I have had the book on my to-read list for a while, as it turns out. I think probably because I book stalked you. :-)

      I wish they would have emphasized a bit more the vow of stability. It would have added a needed clarification and depth to the monks' struggle with their decisions.

  2. Whoa, I can't believe I haven't seen this yet.

    On a bit of another subject, I noticed that you guys have watched Tokyo Godfathers directed by Satoshi Kon (his series Paranoia Agent is quite the trip) and was wondering if you were aware of the manga author Naoki Urasawa? I'm not suggesting this for your show as it way too much to ask, but I really feel that if you're looking for a good story his works are well worth checking out.

    Naoki Urasawa has written a manga called "Monster" (which is currently under a deal to be a HBO series produced by Guillermo Del Toro... fingers crossed!) which is possibly my favorite manga or anime to come out of Japan. It's not short, (there are 18 volumes in manga form and 74 episodes in anime form) but it is quite the labyrinth of twists and turns that is worth reading or watching through. It is part detective thriller, part psychological drama, and partly about the battle between good and evil.

    To sum up the story, it takes place in 1986 and is about an excellent doctor named Kenzo Tenma who lives in Düsseldorf and through a series of events almost has his career ruined after saving a young boy on the operating table over a well known politician. Before his life is utterly destroyed by the blacklisting he has received from the higher-ups at the hospital and he hits rock bottom, he whispers words he shouldn't: "It would be better if they were all dead." And sure enough his wish is granted.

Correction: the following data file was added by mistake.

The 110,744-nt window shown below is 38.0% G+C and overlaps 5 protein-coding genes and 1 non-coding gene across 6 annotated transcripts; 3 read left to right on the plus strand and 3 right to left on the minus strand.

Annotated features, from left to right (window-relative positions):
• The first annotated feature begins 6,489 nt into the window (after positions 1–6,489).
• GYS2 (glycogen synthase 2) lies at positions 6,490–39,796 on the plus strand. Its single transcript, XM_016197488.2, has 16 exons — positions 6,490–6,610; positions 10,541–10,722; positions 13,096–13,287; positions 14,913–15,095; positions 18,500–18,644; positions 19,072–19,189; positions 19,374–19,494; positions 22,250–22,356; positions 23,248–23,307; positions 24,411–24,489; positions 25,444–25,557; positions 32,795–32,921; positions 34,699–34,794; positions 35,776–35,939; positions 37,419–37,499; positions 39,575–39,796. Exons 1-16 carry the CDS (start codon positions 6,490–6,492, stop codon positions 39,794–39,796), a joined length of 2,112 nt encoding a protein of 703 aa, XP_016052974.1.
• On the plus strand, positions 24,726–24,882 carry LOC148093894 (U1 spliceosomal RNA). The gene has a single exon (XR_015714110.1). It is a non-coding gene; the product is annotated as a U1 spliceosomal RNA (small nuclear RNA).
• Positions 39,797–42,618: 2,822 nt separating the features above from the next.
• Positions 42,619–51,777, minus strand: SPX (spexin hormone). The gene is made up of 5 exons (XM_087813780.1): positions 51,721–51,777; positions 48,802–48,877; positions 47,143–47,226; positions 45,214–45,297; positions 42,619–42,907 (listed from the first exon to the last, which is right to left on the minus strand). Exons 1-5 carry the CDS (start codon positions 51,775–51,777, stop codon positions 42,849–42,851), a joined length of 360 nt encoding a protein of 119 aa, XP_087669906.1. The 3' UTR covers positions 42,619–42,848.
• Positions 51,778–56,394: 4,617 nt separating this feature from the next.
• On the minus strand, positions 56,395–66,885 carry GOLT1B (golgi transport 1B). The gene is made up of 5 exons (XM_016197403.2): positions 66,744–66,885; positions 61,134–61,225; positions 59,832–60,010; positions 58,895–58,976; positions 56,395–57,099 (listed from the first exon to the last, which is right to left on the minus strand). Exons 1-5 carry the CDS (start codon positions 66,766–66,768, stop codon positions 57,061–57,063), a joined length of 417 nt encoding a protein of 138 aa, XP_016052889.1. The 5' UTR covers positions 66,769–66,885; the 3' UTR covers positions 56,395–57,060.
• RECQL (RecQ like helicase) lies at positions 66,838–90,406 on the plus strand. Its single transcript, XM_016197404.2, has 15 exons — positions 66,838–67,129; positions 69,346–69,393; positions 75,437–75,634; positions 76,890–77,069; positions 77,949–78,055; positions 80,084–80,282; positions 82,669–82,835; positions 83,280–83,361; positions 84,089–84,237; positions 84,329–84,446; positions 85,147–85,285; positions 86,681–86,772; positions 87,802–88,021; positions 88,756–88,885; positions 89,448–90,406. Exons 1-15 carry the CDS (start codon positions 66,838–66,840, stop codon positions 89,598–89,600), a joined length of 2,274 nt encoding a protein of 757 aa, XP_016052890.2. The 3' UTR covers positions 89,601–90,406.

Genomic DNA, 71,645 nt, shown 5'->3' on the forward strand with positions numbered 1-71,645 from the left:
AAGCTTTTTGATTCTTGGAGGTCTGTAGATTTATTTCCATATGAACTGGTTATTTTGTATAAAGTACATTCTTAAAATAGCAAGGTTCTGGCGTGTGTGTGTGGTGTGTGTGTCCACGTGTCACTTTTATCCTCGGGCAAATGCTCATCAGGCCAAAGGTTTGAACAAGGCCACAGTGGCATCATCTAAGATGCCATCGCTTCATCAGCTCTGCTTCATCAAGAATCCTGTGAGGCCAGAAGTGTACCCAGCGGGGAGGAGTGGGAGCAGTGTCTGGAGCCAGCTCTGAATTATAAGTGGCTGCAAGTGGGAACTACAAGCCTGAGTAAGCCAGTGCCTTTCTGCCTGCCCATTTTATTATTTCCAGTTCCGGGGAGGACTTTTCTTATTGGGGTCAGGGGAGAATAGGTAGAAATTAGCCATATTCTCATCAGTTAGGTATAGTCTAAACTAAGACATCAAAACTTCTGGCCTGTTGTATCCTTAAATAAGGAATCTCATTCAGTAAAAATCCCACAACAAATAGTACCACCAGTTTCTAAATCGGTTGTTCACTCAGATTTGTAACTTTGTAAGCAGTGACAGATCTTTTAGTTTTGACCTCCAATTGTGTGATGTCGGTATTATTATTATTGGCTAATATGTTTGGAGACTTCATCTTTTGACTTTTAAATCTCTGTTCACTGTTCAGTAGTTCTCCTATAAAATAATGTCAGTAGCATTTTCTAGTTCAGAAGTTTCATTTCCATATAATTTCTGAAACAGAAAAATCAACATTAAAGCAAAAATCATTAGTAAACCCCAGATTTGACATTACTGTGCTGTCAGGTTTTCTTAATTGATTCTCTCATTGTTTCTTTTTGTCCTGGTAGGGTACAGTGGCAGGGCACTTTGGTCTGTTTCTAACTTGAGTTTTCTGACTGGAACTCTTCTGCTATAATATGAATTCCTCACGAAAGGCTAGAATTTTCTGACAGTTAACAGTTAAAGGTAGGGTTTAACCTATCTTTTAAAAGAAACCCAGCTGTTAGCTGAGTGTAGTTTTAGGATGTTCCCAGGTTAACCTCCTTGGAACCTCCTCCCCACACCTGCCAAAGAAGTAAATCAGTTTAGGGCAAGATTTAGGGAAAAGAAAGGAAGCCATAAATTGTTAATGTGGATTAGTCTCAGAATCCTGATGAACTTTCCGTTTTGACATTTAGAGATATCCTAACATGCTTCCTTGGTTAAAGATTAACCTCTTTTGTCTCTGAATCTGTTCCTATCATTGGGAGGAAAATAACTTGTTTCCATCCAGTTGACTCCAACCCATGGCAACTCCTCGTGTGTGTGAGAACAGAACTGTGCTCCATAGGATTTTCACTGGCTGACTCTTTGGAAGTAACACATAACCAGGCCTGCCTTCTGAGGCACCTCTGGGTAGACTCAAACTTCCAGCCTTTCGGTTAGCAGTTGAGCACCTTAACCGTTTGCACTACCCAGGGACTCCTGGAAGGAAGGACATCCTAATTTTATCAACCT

Long story short, nine years later he is now a successful and well respected doctor and a certain someone returns to remind him of what happened to GIVE him that successful career.

    What happens after this involves failed Nazi experiments, desensitized police officers who have lost all subjectivity, a man with an unknown monster in him, and the villain who has shed his soul and humanity to be become something close to pure and objective evil. I'm a fan of Japanese manga and anime and this is by far my favorite work in either genre.